Monday, July 11, 2022

Holden Woos Novak via a Steamy, Involving Picnic

                One of the most successful studio offerings of its era, Columbia Pictures’ Picnic provides a rich, atmosphere story detailing the various characters and conflicts involved in an annual Labor Day picnic set in a small Kansas town. The 1955 screen adaptation of William Inge’s 1953 Broadway hit offers the play’s director, Joshua Logan, the chance for a first-rate cinematic debut and, armed with a top-flight cast and wonderful on-location filming in Kansas (lensed by ace cinematographer James Wong Howe), Logan manages to creatively blend florid dramatic and comedic situations and performances within a naturalistic setting as the film follows the exploits of Hal Carter, an aimless drifter who looks to find himself in a new setting, and instead causes a good degree of restlessness among the community, particularly in the case of one Owens household, which includes the town’s prettiest girl, Madge, and with Hal’s college chum Alan Benson, who happens to be Madge’s intended. The tempering of theatrical aspects tied to the material’s stage origins via a more realistic milieu brought about by the Kansas locales help the movie maintain a compelling freshness over 65 years after its general release, specifically during the centerpiece picnic, wherein a variety of activities and townsfolk are intermeshed with the main characters (Picnic must rank among the best examples of “opening up” a stage work for the screen, as in the original play no picnic is to be found; Daniel Taradash’s crafty screenplay does a fantastic job of moving the action frequently to different parts of town).

                As the magnetic, hunky Hal, William Holden offers another in his line of no-nonsense, All-American heroes and anti-heroes, which allowed for him to reach his leading man apex in the 1950’s. After a strong start in 1939’s Golden Boy, followed by his perfect, gentle work as a George for the ages in Our Town, Holden slowly progressed through the 1940’s in standard fare before, armed with a new cynicism which provided a fascinating contract to his more agreeable, boyish demeanor, he broke through to another level as a star and actor in Billy Wilder’s Sunset Boulevard and Stalag 17, which brought Holden the 1953 Best Actor Oscar over stiff competition, specially Montgomery Clift in From Here to Eternity. Although some commented Holden (at about 37) might have been too mature for the roving, sexy Hal, Holden’s earnest, energetic playing and confident ease are well-suited to the role and, also in line with Hal, he reveals himself to have possibly the best male physique going in Hollywood. Holden’s string of box-office hits during the decade, including the huge success of Picnic, led him to being named the #1 box-office star of 1956 (according to the industry’s standard-bearer, Quigley Publications), followed by Holden immediately thereafter offering forceful work headlining one of the decades biggest blockbusters and critical hits, The Bridge on the River Kwai.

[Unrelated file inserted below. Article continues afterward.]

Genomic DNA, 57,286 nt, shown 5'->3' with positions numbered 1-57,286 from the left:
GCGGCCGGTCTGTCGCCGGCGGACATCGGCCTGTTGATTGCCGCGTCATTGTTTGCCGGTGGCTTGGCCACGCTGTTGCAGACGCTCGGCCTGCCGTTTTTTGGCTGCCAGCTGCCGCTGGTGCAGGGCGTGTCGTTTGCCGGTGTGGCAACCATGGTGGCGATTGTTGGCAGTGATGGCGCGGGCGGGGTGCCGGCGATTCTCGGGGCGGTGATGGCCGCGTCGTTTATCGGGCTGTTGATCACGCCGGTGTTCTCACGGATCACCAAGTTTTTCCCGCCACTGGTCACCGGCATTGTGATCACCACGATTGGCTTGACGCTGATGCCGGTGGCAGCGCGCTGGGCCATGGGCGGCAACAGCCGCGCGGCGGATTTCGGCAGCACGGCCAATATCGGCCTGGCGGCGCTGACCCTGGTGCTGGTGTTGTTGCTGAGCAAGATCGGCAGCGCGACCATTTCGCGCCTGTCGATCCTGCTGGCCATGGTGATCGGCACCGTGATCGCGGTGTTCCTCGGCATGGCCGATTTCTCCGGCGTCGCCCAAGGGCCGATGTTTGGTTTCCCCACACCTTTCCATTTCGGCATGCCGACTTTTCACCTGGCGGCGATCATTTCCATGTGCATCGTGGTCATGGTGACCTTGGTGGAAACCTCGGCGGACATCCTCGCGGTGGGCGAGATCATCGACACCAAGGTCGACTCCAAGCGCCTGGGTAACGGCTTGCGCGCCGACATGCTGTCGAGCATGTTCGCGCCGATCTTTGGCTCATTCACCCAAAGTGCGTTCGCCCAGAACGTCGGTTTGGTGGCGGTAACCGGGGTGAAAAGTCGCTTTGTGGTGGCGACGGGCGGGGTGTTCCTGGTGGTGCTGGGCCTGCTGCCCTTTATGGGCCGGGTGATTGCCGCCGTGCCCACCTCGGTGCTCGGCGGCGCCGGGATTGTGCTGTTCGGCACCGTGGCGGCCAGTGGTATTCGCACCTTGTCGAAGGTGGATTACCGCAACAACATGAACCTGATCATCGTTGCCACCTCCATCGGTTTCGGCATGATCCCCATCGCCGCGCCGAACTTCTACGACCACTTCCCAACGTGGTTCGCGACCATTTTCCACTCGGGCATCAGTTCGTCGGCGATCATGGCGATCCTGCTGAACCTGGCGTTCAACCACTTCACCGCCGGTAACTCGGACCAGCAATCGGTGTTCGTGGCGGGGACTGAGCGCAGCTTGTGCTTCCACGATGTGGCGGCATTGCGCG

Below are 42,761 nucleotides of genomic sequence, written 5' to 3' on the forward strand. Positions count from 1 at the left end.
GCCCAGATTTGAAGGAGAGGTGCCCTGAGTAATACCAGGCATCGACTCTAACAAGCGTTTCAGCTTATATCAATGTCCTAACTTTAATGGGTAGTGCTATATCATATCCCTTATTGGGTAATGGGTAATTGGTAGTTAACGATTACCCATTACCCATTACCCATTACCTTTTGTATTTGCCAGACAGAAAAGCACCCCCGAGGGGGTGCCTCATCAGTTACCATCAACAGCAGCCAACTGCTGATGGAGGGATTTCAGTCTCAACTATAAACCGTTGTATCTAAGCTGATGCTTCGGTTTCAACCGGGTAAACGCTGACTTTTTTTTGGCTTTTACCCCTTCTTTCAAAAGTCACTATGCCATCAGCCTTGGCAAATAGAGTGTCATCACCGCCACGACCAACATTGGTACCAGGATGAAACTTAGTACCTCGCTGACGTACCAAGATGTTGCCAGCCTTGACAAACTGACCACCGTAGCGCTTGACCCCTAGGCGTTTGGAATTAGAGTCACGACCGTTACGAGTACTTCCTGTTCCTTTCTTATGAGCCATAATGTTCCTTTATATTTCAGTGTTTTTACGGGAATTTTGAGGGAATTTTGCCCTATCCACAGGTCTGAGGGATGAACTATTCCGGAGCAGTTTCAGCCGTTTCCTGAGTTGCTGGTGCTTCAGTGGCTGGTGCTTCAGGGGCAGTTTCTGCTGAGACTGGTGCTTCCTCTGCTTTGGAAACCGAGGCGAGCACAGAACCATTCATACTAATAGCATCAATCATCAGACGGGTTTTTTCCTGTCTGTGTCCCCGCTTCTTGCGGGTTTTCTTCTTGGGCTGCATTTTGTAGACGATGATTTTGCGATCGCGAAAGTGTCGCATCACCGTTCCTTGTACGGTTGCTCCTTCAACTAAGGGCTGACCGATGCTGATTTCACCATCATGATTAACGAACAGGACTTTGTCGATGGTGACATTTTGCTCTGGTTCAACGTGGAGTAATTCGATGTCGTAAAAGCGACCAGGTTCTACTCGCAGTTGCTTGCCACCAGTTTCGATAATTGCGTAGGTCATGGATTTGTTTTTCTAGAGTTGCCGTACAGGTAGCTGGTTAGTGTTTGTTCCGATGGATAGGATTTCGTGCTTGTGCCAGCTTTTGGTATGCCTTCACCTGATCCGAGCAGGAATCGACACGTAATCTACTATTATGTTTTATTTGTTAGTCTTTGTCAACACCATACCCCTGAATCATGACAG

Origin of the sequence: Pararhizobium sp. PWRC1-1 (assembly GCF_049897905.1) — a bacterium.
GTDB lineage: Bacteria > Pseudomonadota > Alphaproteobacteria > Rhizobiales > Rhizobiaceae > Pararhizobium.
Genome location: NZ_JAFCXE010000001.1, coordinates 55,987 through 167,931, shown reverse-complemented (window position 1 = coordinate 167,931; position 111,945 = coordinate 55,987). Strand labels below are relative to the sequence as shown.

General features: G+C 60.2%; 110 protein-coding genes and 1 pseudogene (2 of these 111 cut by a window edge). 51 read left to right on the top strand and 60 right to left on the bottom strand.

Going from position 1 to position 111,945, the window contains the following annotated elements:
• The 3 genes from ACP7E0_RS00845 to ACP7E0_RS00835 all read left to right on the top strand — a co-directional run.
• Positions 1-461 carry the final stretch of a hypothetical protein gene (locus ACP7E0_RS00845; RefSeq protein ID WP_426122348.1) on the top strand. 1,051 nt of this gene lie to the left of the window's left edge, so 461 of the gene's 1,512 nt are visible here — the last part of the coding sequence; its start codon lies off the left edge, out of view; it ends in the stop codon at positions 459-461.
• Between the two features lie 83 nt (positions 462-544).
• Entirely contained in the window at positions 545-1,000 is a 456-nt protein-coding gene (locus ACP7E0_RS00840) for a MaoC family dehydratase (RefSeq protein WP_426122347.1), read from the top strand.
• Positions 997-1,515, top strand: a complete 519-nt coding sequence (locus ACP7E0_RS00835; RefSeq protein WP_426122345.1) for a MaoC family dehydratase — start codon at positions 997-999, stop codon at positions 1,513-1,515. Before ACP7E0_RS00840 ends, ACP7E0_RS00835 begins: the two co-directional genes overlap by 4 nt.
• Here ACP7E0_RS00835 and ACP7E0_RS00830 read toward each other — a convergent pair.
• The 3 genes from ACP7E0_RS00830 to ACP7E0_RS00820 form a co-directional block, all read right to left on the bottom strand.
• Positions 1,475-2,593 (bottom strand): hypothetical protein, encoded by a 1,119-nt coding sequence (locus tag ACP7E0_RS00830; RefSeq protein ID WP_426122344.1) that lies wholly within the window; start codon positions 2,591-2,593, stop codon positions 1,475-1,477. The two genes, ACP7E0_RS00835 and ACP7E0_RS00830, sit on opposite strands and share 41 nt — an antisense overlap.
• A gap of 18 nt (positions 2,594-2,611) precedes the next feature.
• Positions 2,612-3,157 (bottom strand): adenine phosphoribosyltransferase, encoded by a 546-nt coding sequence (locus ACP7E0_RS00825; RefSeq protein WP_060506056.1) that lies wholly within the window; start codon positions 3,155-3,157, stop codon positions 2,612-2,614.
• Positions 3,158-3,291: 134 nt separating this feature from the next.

Kim Novak gained major headway as Columbia’s resident star-on-the-rise as the ethereal, beautiful Madge. Possessing a uniquely introverted camera presence to match her loveliness, Novak’s halting, sensitive delivery and forlorn, subtle demeanor stands in nice contrast to the more overt playing of most of the cast, and she generates plenty of erotic chemistry with Holden during the film’s most iconic moment, wherein Hal and Madge’s romance takes full bloom as they dance at the picnic to the lush strains of George Duning’s wonderful theme music, which is perfectly meshed with the standard “Moonglow.” With the one-two punch of Picnic and Novak’s possibly even-better work as the girl who tries to set Frank Sinatra straight in Man with the Golden Arm (also released in late-1955), Novak found herself rapidly rise to the top of the Hollywood pack, with Life and Time covers to come during the following year, along with her own placement with Holden among Quigley’s Top Ten Stars of 1956.

As Millie, Madge’s bookworm younger sister, Susan Strasberg fully commits to her role and offers one of the movie’s most vivid, emotionally-driven performances. Adeptly handling lighter moments as well as displays of the more stark emoting seen at the Actor’s Studio helmed by her father, Lee, the young star illustrates why she was considered one of the most talented newcomers of the time, following her film debut earlier in 1955 via The Cobweb, and after also making a major impact the same year on Broadway as the title character in The Diary of Anne Frank. Although a solid career in films (check out 1961’s Scream of Fear for another top Strasburg effort) and as an author followed, Picnic remained Strasburg’s biggest screen success, and her mature-beyond-her years dramatic prowess and fine interplay with each of her costars adds richly to the movie’s overall effectiveness. Also, although some commented Strasburg was too attractive to play the tomboyish Millie, Strasburg does a great job conveying Millie’s independent spirt as a driving force in her not playing into conventional norms regarding beauty and how she should behave as a girl or woman (Strasburg does an intelligent, skillful job of illustrating how Millie is transitioning into adulthood), while also suggesting Millie doesn’t view herself as desirable even if she is lovely; when Strasburg moans “Madge is the pretty one” in heartbreaking fashion during one of the film’s most riveting scenes, you believe in Millie’s torment at placing second to her beauty queen sister’s appeal with men (specifically Hal), and the vulnerable Strasburg makes the moment one of the film’s most moving.